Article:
Monday, August 31, 2015

Latest Balkan News

Serbia, Macedonia Call For EU Answer To Migrant Crisis

Serbia and Macedonia are urging the European Union to come up with an action plan to respond to the influx of migrants into Europe. More

Astana In Champions League Group Stages

Astana has become the first Kazakh soccer team to qualify for the group stage of the Champions League, Europe's premier club competition. More

Balkans Migrant Flow Up To 3,000 A Day

The number of migrants crossing through Balkan countries on their way north to the European Union is expected to reach 3,000 per day, the United Nations forecast on August 25. More

The EU's Federica Mogherini (center) meets with Kosovar Prime Minister Isa Mustafa (second from right) and Serbian Prime Minister Aleksandar Vucic (second from left) in Brussels on August 25.

Serbia, Kosovo In 'Landmark' Accord To Normalize Relations

Serbia and Kosovo took steps toward overcoming decades of animosity August 25, signing an agreement that moves toward normalizing relations and joining the European Union. More

Russian human rights activist Lyudmila Alekseyeva is among this year's nominees for the Vaclav Havel prize.

Alekseyeva Among Havel Prize Finalists

The Parliamentary Assembly of the Council of Europe (PACE) announced on August 25 that human rights activists from Russia, Afghanistan, and the Balkans have been named as the finalists for the 2015 Vaclav Havel Human Rights Prize. More

More Balkan News

Latest Blog Posts

Fighting The Long War

Welcome to the new normal. After more than a year of conflict in Ukraine, the standoff between Russia and the West has become routine -- and it is becoming institutionalized. More

No, Nikola Tesla's Remains Aren't Sparking Devil Worship In Belgrade

The late Serbian-American inventor Nikola Tesla just can't catch a break in Belgrade, with bizarre comments by a city councilor reigniting a devilish debate over the final resting place of his ashes. More
Blog Archive

Features & Commentary

New Walls Rise After Iron Curtain’s Fall

The idea of erecting barriers to keep undesirables at bay did not crumble with the fall of the Berlin Wall and the collapse of the Iron Curtain.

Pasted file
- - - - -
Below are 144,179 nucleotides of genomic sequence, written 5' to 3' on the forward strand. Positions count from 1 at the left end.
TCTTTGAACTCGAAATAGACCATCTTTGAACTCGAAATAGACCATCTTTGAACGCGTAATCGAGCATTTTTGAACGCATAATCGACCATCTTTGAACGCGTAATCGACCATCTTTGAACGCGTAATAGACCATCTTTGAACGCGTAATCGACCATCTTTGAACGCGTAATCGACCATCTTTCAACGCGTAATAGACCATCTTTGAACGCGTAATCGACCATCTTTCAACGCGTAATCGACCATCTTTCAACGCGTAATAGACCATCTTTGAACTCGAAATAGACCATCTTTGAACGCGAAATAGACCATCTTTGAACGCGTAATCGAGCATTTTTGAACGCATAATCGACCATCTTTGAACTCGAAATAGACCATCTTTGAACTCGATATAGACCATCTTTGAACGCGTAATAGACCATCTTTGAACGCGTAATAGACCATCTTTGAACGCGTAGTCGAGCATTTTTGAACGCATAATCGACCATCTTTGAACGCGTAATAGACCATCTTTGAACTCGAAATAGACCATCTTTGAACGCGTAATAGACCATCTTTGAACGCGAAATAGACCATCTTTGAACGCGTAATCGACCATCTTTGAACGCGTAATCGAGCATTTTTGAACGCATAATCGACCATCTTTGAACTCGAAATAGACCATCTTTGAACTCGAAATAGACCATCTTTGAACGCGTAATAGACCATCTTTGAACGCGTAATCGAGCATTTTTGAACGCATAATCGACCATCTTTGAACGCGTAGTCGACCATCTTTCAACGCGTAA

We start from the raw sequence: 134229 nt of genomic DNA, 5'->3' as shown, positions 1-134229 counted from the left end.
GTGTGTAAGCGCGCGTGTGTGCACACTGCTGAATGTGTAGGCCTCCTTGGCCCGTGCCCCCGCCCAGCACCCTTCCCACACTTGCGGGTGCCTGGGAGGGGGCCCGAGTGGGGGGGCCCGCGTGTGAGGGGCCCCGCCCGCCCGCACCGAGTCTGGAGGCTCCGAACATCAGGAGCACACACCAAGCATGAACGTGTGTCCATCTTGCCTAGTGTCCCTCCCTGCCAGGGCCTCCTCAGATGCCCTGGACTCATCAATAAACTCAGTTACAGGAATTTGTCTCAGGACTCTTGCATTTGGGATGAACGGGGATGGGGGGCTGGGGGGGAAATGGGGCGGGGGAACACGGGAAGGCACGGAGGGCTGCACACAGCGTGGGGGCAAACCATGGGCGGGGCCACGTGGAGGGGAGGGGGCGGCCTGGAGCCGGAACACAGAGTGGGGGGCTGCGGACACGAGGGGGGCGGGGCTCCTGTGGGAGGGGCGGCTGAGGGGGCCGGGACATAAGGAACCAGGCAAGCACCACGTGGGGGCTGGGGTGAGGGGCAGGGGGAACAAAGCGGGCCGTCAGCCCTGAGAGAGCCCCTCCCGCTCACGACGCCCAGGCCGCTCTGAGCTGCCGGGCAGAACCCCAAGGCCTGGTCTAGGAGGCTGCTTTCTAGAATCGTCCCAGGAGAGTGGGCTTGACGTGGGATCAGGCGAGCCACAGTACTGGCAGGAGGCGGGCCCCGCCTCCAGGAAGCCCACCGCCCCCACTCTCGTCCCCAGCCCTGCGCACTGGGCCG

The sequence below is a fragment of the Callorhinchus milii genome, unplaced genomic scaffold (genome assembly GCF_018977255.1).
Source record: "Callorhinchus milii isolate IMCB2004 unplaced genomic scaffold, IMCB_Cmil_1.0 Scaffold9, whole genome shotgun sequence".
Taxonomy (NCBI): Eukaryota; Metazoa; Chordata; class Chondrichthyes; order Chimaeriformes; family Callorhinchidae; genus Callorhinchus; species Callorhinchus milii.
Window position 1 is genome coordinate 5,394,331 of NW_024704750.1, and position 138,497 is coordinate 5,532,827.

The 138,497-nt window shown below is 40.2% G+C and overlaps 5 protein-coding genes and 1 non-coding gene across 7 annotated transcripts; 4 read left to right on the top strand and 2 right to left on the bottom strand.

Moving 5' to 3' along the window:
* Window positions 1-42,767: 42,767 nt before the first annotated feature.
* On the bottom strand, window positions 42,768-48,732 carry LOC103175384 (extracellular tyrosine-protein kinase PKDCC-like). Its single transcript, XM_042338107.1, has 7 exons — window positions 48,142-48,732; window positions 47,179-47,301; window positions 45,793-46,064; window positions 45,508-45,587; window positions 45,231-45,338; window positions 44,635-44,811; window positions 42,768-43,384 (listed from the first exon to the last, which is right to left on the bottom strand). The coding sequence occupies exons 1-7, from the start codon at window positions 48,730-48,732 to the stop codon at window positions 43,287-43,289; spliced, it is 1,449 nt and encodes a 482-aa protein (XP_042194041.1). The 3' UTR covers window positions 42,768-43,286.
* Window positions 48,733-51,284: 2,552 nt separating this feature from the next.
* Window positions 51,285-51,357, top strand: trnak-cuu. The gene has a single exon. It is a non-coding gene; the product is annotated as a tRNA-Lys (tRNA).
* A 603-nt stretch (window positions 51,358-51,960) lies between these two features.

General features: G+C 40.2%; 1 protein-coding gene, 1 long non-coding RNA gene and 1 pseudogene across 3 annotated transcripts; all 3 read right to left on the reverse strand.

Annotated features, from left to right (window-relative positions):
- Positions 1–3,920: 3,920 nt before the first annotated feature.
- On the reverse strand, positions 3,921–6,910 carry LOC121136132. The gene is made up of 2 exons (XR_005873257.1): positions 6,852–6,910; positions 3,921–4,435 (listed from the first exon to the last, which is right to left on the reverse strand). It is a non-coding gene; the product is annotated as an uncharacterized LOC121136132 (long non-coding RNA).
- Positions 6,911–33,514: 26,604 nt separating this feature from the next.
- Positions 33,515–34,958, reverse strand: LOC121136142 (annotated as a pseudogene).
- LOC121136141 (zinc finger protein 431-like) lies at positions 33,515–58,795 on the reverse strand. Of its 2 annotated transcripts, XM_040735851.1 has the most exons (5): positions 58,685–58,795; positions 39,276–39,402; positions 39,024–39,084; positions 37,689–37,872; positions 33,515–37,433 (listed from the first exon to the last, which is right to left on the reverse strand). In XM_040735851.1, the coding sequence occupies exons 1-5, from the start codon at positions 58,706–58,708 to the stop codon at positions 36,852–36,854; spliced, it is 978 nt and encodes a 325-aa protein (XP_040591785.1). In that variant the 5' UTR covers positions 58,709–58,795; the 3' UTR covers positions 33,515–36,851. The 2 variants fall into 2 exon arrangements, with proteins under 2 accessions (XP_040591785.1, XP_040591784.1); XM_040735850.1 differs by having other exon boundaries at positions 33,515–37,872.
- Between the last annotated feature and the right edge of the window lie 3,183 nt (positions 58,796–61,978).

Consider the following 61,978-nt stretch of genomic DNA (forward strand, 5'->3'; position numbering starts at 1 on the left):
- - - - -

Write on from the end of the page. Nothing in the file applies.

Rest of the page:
Frustrated, Yet Hopeful, Bosnians Rally To Revive National Museum

The National Museum of Bosnia-Herzegovina has been shuttered for nearly three years -- a potent symbol of the country's unresolved ethnic divisions. But now museum supporters and ordinary citizens of Sarajevo are standing up against the politicians who they say "detest Bosnia-Herzegovina as a country."

B92: The Voice Of Serbia's Postcommunist Aspirations Falls Silent

Since 1989, Serbia's B92 radio has provided the antiestablishment soundtrack for Serbia's postcommunist development, winning international plaudits along the way for its uncompromising journalism and democratic commitment. But now it's gone off the air.

Women, War, And Reflections On Srebrenica

For the Srebrenica women, those few horrific days in July 1995 have affected all aspects of their lives every day since. This anniversary is an opportunity to repay their courage, determination, and humanity with renewed commitment to better addressing the full range of issues affecting women during and after war.

Mother Seeks Journalist Son's Remains From Srebrenica

Nihad Catic was a reporter broadcasting from Srebrenica when the town fell into the hands of Bosnian Serb forces in July 1995. He is one of the more than 8,000 Muslim men and boys killed in Europe's worst massacre since World War II.

Migrants Undeterred In March To EU

An RFE/RL correspondent recently rode on a Belgrade bus packed with Afghans and other refugees heading to the EU. What she saw on the trip shocked her.
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About RFE/RL's Balkan Service

RFE/RL's Balkan Service promotes the values of democracy, human rights, and freedom of expression in a region where genuine media freedom remains elusive and where many media outlets remain divided along ethnic lines.


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